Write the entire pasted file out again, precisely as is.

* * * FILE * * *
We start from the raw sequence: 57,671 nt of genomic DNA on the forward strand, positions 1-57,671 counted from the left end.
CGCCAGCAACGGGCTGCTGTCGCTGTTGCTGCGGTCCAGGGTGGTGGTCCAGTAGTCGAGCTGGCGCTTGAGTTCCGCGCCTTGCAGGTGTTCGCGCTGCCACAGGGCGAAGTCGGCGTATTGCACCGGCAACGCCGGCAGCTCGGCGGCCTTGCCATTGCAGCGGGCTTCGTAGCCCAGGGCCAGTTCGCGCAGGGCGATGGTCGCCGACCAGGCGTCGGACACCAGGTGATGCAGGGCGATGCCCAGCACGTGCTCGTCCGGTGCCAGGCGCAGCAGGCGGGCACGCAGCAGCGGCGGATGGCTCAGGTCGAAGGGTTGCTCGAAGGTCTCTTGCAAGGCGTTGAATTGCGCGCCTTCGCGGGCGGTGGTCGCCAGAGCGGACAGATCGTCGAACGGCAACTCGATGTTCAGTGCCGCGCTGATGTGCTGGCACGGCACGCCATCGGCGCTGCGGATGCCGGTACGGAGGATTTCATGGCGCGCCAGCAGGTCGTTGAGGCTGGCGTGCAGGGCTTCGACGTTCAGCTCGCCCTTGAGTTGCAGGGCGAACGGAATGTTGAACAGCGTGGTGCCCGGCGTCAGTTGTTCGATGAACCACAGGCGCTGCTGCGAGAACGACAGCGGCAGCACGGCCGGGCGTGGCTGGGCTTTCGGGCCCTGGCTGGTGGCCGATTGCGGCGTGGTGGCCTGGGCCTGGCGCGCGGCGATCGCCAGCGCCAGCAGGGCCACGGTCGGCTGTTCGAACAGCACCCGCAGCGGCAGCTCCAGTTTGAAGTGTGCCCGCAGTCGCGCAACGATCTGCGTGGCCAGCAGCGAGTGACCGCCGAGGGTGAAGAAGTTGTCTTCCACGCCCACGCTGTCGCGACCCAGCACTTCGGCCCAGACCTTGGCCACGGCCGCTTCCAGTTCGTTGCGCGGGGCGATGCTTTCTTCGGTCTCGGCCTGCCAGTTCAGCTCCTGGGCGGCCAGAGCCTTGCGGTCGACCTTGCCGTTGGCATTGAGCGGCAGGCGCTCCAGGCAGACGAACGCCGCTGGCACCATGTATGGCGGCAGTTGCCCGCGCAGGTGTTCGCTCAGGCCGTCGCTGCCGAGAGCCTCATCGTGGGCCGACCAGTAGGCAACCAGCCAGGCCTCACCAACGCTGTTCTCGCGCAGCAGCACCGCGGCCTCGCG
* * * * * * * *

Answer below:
We start from the raw sequence: 57,671 nt of genomic DNA on the forward strand, positions 1-57,671 counted from the left end.
CGCCAGCAACGGGCTGCTGTCGCTGTTGCTGCGGTCCAGGGTGGTGGTCCAGTAGTCGAGCTGGCGCTTGAGTTCCGCGCCTTGCAGGTGTTCGCGCTGCCACAGGGCGAAGTCGGCGTATTGCACCGGCAACGCCGGCAGCTCGGCGGCCTTGCCATTGCAGCGGGCTTCGTAGCCCAGGGCCAGTTCGCGCAGGGCGATGGTCGCCGACCAGGCGTCGGACACCAGGTGATGCAGGGCGATGCCCAGCACGTGCTCGTCCGGTGCCAGGCGCAGCAGGCGGGCACGCAGCAGCGGCGGATGGCTCAGGTCGAAGGGTTGCTCGAAGGTCTCTTGCAAGGCGTTGAATTGCGCGCCTTCGCGGGCGGTGGTCGCCAGAGCGGACAGATCGTCGAACGGCAACTCGATGTTCAGTGCCGCGCTGATGTGCTGGCACGGCACGCCATCGGCGCTGCGGATGCCGGTACGGAGGATTTCATGGCGCGCCAGCAGGTCGTTGAGGCTGGCGTGCAGGGCTTCGACGTTCAGCTCGCCCTTGAGTTGCAGGGCGAACGGAATGTTGAACAGCGTGGTGCCCGGCGTCAGTTGTTCGATGAACCACAGGCGCTGCTGCGAGAACGACAGCGGCAGCACGGCCGGGCGTGGCTGGGCTTTCGGGCCCTGGCTGGTGGCCGATTGCGGCGTGGTGGCCTGGGCCTGGCGCGCGGCGATCGCCAGCGCCAGCAGGGCCACGGTCGGCTGTTCGAACAGCACCCGCAGCGGCAGCTCCAGTTTGAAGTGTGCCCGCAGTCGCGCAACGATCTGCGTGGCCAGCAGCGAGTGACCGCCGAGGGTGAAGAAGTTGTCTTCCACGCCCACGCTGTCGCGACCCAGCACTTCGGCCCAGACCTTGGCCACGGCCGCTTCCAGTTCGTTGCGCGGGGCGATGCTTTCTTCGGTCTCGGCCTGCCAGTTCAGCTCCTGGGCGGCCAGAGCCTTGCGGTCGACCTTGCCGTTGGCATTGAGCGGCAGGCGCTCCAGGCAGACGAACGCCGCTGGCACCATGTATGGCGGCAGTTGCCCGCGCAGGTGTTCGCTCAGGCCGTCGCTGCCGAGAGCCTCATCGTGGGCCGACCAGTAGGCAACCAGCCAGGCCTCACCAACGCTGTTCTCGCGCAGCAGCACCGCGGCCTCGCG